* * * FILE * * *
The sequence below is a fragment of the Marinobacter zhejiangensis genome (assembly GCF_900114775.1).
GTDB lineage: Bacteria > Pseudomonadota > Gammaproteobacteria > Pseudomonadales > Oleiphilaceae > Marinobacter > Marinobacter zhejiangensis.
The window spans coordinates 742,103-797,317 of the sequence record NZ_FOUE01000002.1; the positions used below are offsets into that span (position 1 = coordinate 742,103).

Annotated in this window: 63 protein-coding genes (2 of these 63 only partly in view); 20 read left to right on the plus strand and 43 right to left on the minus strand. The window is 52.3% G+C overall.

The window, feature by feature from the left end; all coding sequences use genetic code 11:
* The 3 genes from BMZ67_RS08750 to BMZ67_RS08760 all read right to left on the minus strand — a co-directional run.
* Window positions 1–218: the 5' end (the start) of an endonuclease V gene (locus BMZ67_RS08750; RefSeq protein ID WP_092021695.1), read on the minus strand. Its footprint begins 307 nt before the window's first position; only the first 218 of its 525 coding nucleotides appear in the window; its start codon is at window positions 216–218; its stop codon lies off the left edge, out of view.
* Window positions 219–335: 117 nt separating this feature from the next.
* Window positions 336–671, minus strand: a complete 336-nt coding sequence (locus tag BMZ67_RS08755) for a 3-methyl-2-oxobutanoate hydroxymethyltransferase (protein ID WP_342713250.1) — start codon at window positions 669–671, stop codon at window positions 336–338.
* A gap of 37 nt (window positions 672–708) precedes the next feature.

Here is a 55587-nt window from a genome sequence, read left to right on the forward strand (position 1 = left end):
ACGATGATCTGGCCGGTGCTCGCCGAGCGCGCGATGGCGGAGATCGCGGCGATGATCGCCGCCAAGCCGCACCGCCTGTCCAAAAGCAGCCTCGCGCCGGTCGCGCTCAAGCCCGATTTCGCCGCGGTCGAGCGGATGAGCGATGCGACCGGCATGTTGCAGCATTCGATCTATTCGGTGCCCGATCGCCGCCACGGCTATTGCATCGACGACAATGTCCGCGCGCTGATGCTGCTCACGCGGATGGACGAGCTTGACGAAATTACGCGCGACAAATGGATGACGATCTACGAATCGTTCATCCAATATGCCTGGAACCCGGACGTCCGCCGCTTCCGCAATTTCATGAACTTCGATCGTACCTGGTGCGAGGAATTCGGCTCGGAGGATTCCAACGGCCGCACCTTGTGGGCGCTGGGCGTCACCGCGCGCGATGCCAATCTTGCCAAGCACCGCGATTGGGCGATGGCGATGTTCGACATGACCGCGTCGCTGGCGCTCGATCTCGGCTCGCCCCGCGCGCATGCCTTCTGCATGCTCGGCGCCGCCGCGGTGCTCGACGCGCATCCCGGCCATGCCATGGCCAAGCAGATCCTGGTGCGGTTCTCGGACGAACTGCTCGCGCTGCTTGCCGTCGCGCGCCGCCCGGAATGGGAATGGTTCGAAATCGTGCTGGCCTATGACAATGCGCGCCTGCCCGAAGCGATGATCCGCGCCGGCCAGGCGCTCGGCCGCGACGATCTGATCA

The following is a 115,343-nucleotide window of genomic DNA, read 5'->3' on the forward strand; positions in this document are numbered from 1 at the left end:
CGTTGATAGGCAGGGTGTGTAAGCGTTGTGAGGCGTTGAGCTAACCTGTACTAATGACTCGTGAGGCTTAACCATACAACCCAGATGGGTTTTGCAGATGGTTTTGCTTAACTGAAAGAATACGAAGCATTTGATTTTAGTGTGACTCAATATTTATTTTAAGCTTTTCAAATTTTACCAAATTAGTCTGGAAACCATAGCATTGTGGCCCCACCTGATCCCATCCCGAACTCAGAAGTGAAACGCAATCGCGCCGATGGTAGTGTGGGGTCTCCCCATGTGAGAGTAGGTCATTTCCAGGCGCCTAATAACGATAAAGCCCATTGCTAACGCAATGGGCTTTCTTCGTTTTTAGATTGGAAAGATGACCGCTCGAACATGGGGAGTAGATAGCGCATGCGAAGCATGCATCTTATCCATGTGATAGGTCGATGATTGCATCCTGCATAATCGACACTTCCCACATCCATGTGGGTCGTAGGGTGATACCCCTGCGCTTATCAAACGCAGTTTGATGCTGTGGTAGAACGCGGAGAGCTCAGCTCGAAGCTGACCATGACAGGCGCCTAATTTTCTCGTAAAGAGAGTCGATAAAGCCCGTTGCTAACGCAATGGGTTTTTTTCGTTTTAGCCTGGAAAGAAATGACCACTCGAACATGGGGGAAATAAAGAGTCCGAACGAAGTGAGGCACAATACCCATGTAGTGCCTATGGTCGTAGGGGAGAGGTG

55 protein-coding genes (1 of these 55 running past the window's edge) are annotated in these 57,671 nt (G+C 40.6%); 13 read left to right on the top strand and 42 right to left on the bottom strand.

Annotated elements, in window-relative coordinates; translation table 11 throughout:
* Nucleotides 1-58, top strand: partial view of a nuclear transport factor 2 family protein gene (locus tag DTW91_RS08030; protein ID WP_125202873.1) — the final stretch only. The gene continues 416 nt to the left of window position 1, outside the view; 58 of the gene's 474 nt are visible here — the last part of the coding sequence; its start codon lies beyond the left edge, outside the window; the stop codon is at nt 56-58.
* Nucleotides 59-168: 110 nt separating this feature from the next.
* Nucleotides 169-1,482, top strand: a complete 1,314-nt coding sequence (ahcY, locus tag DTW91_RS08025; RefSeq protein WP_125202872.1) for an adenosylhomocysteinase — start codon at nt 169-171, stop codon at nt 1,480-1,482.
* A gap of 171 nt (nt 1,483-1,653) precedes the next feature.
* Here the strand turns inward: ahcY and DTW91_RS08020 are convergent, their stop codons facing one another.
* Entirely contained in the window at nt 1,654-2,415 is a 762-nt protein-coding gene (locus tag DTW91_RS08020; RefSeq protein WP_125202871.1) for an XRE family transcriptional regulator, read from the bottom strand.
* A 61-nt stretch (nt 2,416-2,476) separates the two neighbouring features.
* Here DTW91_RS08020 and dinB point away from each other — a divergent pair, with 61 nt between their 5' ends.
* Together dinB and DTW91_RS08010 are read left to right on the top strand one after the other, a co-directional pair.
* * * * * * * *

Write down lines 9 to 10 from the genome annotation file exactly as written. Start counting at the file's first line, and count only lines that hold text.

* Window positions 336–671, minus strand: a complete 336-nt coding sequence (locus tag BMZ67_RS08755) for a 3-methyl-2-oxobutanoate hydroxymethyltransferase (protein ID WP_342713250.1) — start codon at window positions 669–671, stop codon at window positions 336–338.
* A gap of 37 nt (window positions 672–708) precedes the next feature.